never can catch myself at any time without a
perception, and never can observe anything but
the perception.”
Denial of Minds
What Hume denied was the picture on which
there were thinkers and thoughts, or perceivers
and perceptions: he argued that there were only
thoughts and perceptions, not minds that had
those things.
His argument was that when you introspected,
you found a bunch of thoughts, but you never
found you– the thing that does the thinking.
Wittgenstein only published one book and one
article in his lifetime, so most of what we know
about his views is from his notes and other
sources. G.E. Moore wrote about lectures
Wittgenstein gave in 1930-1933.
It Thinks
Moore writes, quoting Wittgenstein:
‘Just as no (physical) eye is involved in seeing, no
Ego is involved in thinking or in having
toothache’; and he quotes, with apparent
approval, Lichtenberg’s remark that ‘instead of
saying “I think” we ought to say “it thinks”’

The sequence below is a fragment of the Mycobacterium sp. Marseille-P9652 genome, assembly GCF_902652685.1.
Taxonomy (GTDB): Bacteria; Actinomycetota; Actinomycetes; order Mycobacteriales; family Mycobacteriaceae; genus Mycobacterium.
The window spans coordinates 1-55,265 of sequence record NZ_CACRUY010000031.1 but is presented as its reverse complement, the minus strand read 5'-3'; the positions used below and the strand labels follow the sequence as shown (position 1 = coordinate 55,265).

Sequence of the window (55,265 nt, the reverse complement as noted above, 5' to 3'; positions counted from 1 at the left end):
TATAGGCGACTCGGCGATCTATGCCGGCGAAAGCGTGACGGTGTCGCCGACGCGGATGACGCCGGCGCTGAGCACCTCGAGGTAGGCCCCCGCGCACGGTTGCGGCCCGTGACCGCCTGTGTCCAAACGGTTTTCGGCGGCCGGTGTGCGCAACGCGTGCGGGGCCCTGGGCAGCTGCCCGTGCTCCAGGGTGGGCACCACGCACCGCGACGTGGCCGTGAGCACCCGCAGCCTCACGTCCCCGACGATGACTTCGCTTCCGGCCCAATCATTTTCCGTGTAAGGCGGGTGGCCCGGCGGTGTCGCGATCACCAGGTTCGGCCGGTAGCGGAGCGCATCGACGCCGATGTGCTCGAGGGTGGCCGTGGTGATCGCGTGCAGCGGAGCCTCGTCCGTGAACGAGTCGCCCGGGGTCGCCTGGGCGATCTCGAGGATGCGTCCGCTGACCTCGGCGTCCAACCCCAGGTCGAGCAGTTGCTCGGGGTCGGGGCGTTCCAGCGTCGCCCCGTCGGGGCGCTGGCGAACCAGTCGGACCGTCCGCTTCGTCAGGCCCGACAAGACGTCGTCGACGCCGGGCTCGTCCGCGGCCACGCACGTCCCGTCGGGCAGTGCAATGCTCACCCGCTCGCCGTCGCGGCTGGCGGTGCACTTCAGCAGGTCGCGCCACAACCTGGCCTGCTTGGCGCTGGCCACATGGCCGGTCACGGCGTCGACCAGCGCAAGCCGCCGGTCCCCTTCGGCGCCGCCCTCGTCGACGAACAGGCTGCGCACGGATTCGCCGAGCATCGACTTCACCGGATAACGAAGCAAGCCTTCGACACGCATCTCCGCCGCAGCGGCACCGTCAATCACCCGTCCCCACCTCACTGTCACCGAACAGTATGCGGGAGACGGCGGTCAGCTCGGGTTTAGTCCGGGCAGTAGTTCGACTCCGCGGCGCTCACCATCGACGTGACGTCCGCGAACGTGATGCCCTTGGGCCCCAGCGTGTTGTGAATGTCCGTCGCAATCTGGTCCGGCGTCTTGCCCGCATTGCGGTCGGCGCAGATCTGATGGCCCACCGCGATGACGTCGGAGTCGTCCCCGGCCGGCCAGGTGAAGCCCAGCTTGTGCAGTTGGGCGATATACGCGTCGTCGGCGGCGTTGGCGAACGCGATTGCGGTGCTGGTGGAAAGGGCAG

The Cogito Again
The idea is that Descartes was wrong when he
concluded, “I think, therefore I am.” He thought
he was certain of a self– himself– a thinker that
did the thinking. But you don’t experience
yourself, you just experience your thoughts and
perceptions. You don’t see your eye when you
look out in the world. So the only thing
Descartes could really be sure of is not that he
exists, but that thoughts were happening.
Nothing to Analogize
What does this have to do with other minds? If
we deny that thinking is a relation between a
thinker and a thing thought, but instead
maintain that there is just “thinking happening”
or “no thinking happening,” then it is impossible